1
\$\begingroup\$

First off, I am no electrical engineer: I am a mechanical engineer. I am making a saddle (holder for the rack) for contacting to a plating rack for anodizing. We are a small plating shop and I figured I would ask to see if anybody would be willing to help me out. The rack material is made of titanium because it is light and easy for an operator to move around. The saddle can be made out of stainless steel, aluminum, or brass. This is an image of the saddle I am thinking about using. In the two smaller holes I will be adding Ball-Nose Spring Plungers (http://www.mcmaster.com/#3408a551/=13r1zel) to create the pressure and hopefully remove any oxidation that may have formed.

This is an image of the saddle I am thinking about making. In the two smaller holes I will be adding ball-nose spring plungers (http://www.mcmaster.com/#3408a551/=13r1zel) to create the pressure that will hopefully remove any oxidation, when the rack is pushed/slid against the teeth.

Our DC power supply has a max output of 30V at 200 amps. I need to know how much surface area of the saddle will need to be contacting the rack (not shown), in order to get good contact and not overheat the rack. I would like the operator to be able to pick it up with bare hands after 90 minutes of plating. Assuming no heat is generated from the plating process.

So how many square inches will be required to have a good contact at 30V, 200 amps without generating a significant amount of heat?

Any help would be appreciated.

\$\endgroup\$
  • \$\begingroup\$ Could you ask a specific question? With a question mark? Its kind of hard to figure out what your asking. Also is this a thermal or electrical resistance question? Because it seems like a thermal question which means it should be asked somewhere else. \$\endgroup\$ – Voltage Spike Aug 16 '16 at 16:50
  • \$\begingroup\$ If you think about 200A car jump leads and that they are not rated for continuous use, might you want to revise your design? Maybe engineering.stackexchange.com would be a better place for your question, as there are several other non-electronic considerations I would bring up. \$\endgroup\$ – Andrew Morton Aug 16 '16 at 18:34
  • \$\begingroup\$ Sorry about any confusion. So how many square inches will be required to have a good contact at 30v, 200 amps without generating a significant amount of heat? \$\endgroup\$ – R Mck Aug 16 '16 at 19:37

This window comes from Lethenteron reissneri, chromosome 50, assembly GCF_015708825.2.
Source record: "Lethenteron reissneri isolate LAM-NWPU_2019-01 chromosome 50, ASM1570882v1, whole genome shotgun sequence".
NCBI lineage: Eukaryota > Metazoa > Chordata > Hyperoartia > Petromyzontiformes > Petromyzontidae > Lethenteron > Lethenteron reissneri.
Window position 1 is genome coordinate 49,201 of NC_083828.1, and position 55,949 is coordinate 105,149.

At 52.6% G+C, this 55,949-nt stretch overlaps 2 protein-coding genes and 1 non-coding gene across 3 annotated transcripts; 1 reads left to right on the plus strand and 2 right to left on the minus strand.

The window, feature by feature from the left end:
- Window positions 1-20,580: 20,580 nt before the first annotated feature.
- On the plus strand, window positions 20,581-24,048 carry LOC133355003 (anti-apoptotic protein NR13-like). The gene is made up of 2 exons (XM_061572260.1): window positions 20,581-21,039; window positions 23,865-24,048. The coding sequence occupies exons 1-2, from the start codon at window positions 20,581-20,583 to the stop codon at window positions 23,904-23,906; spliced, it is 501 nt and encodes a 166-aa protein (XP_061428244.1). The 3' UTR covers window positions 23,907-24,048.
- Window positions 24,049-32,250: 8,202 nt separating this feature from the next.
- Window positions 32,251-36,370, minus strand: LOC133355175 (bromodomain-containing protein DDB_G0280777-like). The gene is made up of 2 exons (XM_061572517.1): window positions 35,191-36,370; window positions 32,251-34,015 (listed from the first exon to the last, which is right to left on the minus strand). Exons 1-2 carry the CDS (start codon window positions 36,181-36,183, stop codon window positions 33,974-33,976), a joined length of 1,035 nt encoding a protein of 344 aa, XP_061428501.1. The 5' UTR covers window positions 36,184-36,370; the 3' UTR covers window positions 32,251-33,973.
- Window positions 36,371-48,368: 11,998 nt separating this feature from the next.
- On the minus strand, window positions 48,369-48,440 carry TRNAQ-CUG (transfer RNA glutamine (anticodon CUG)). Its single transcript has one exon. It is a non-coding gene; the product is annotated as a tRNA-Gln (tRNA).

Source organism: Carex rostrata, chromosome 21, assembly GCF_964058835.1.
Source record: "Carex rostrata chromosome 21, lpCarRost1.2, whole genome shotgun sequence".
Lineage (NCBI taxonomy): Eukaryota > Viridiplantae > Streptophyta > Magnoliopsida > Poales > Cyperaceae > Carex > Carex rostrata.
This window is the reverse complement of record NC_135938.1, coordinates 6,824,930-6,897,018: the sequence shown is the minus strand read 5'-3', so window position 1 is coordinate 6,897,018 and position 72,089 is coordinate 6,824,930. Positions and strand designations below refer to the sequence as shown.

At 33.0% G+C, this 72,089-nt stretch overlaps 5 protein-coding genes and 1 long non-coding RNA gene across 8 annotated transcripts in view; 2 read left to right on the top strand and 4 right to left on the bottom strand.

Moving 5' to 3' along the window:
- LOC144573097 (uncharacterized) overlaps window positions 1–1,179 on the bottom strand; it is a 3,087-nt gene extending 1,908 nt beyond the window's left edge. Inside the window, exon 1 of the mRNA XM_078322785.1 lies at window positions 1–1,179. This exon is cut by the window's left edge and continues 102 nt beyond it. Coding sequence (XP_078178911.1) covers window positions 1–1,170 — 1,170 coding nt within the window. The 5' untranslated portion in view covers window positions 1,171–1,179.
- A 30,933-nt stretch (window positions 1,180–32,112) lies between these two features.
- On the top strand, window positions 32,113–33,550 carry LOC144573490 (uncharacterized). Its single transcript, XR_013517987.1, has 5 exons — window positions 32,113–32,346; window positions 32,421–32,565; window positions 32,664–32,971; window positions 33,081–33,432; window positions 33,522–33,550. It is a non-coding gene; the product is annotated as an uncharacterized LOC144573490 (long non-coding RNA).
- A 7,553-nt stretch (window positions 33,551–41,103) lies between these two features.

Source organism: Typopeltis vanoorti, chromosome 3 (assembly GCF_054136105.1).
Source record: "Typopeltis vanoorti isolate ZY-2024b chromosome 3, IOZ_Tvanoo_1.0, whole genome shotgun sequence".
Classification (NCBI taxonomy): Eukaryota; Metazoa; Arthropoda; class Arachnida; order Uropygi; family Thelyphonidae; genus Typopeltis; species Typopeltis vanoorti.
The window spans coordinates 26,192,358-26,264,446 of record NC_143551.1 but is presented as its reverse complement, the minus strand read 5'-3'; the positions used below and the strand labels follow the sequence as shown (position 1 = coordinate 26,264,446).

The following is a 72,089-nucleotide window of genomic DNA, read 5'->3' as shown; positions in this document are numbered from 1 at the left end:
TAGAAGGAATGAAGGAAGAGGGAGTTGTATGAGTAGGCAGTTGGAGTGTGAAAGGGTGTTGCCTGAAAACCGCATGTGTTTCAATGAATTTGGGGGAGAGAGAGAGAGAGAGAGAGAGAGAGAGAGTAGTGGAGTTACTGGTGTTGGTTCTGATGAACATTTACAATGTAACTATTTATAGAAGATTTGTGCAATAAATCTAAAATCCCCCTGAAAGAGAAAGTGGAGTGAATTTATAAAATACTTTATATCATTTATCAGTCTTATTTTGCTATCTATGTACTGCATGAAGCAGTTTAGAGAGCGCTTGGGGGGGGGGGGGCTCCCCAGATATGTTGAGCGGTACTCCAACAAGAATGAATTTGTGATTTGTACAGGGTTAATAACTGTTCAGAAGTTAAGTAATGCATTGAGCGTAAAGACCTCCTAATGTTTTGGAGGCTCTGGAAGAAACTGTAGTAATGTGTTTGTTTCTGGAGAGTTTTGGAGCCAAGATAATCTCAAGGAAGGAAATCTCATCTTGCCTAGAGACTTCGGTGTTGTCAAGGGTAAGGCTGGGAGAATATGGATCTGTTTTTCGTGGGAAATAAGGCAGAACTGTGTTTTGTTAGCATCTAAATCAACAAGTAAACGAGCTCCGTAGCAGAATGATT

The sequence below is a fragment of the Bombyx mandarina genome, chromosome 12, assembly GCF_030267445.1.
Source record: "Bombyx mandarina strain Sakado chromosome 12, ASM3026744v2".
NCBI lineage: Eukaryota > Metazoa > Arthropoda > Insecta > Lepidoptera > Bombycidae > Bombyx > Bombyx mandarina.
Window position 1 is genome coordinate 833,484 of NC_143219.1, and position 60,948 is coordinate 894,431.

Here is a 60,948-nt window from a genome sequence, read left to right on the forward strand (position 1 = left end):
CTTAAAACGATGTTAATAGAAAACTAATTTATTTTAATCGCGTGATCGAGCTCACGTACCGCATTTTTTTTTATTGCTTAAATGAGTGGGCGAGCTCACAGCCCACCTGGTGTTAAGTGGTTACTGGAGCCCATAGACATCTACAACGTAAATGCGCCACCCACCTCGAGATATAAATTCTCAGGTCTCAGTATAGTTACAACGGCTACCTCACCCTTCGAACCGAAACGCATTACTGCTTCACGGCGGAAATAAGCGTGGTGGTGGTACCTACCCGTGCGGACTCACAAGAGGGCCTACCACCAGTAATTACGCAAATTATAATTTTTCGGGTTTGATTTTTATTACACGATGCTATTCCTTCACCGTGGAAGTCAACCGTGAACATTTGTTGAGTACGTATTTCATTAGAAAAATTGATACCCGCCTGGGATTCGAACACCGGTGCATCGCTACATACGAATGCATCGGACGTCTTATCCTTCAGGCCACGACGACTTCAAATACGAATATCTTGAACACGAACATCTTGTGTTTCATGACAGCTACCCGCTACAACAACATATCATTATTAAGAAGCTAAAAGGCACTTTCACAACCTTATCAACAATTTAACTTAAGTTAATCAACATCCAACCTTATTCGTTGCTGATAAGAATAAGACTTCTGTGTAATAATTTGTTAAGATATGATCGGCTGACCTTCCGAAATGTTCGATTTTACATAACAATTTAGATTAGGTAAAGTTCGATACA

• \$\begingroup\$ Unless someone has relevant experience it's going to be hard to answer this without either testing mock-ups or some pretty involved simulation. Ti is high resistivity and low thermal conductivity (it's actually used as a thermal insulator in some contexts), so examples using copper are not particularly relevant. My initial thought would be a toggle clamp and some copper bars to spread the contact area and heat. \$\endgroup\$ – Spehro Pefhany Aug 16 '16 at 19:47
  • \$\begingroup\$ So the contacts between the rack and the saddle will be your ball-nose spring plungers and the saddle's teeth? Fair warning If you're pushing 30V @ 200A you have a lot to look out for. What if the connection isn't great? Pushing that much current you stand the chance of welding the saddle to the rack. \$\endgroup\$ – jfri2 Aug 16 '16 at 23:14
1
\$\begingroup\$

This is a fairly sophisticated contact resistance problem. If I understand, the ball will be making the electrical contact. A sphere has very poor surface mating against a flat. That being said, we make high voltage/high current relays up to several hundred amps and the moving contact is made from rod stock. Similar to a sphere but more contact area.

With a 1" diameter x 1/2" length we get 200A continuous and about 5000A momentary. The spring return is less than 9oz but the contact PSI is probalby very high. I'm not sure how to relate the 2 surfaces.

\$\endgroup\$
  • \$\begingroup\$ Thanks for the info, the sphere/ ball is spring loaded and will be pushing against the opposite side that has more of a teeth appearance. I can adjust the surface area in order to get good current transfer. \$\endgroup\$ – R Mck Aug 17 '16 at 12:21

Your Answer

By clicking “Post Your Answer”, you agree to our terms of service, privacy policy and cookie policy

Not the answer you're looking for? Browse other questions tagged or ask your own question.